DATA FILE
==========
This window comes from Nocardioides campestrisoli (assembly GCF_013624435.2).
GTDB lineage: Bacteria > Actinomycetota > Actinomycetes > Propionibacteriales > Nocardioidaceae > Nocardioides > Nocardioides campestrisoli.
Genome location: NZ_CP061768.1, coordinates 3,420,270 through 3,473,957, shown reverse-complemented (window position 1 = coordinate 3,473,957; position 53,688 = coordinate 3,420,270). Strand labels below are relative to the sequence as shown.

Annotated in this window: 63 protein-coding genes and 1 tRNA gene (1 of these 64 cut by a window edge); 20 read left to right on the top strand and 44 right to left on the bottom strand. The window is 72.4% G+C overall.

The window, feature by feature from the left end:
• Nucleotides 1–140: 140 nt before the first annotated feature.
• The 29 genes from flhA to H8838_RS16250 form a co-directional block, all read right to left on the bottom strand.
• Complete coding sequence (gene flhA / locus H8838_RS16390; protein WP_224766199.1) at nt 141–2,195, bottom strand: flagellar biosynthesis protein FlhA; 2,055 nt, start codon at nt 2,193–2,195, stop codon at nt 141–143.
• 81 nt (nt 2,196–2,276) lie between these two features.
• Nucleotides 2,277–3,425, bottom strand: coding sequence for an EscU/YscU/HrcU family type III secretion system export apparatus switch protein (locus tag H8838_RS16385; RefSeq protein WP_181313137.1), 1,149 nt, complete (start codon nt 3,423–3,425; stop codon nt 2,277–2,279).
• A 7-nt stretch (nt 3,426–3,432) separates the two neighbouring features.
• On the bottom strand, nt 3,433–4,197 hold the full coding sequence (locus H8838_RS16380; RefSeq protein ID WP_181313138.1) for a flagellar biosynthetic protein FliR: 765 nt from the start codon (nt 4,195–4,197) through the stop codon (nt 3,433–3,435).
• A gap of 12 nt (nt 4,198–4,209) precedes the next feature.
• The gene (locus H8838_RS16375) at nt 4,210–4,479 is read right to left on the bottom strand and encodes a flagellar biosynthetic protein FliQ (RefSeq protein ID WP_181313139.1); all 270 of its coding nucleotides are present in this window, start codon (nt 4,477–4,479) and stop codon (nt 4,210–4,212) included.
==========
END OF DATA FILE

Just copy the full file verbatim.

This window comes from Nocardioides campestrisoli (assembly GCF_013624435.2).
GTDB lineage: Bacteria > Actinomycetota > Actinomycetes > Propionibacteriales > Nocardioidaceae > Nocardioides > Nocardioides campestrisoli.
Genome location: NZ_CP061768.1, coordinates 3,420,270 through 3,473,957, shown reverse-complemented (window position 1 = coordinate 3,473,957; position 53,688 = coordinate 3,420,270). Strand labels below are relative to the sequence as shown.

Annotated in this window: 63 protein-coding genes and 1 tRNA gene (1 of these 64 cut by a window edge); 20 read left to right on the top strand and 44 right to left on the bottom strand. The window is 72.4% G+C overall.

The window, feature by feature from the left end:
• Nucleotides 1–140: 140 nt before the first annotated feature.
• The 29 genes from flhA to H8838_RS16250 form a co-directional block, all read right to left on the bottom strand.
• Complete coding sequence (gene flhA / locus H8838_RS16390; protein WP_224766199.1) at nt 141–2,195, bottom strand: flagellar biosynthesis protein FlhA; 2,055 nt, start codon at nt 2,193–2,195, stop codon at nt 141–143.
• 81 nt (nt 2,196–2,276) lie between these two features.
• Nucleotides 2,277–3,425, bottom strand: coding sequence for an EscU/YscU/HrcU family type III secretion system export apparatus switch protein (locus tag H8838_RS16385; RefSeq protein WP_181313137.1), 1,149 nt, complete (start codon nt 3,423–3,425; stop codon nt 2,277–2,279).
• A 7-nt stretch (nt 3,426–3,432) separates the two neighbouring features.
• On the bottom strand, nt 3,433–4,197 hold the full coding sequence (locus H8838_RS16380; RefSeq protein ID WP_181313138.1) for a flagellar biosynthetic protein FliR: 765 nt from the start codon (nt 4,195–4,197) through the stop codon (nt 3,433–3,435).
• A gap of 12 nt (nt 4,198–4,209) precedes the next feature.
• The gene (locus H8838_RS16375) at nt 4,210–4,479 is read right to left on the bottom strand and encodes a flagellar biosynthetic protein FliQ (RefSeq protein ID WP_181313139.1); all 270 of its coding nucleotides are present in this window, start codon (nt 4,477–4,479) and stop codon (nt 4,210–4,212) included.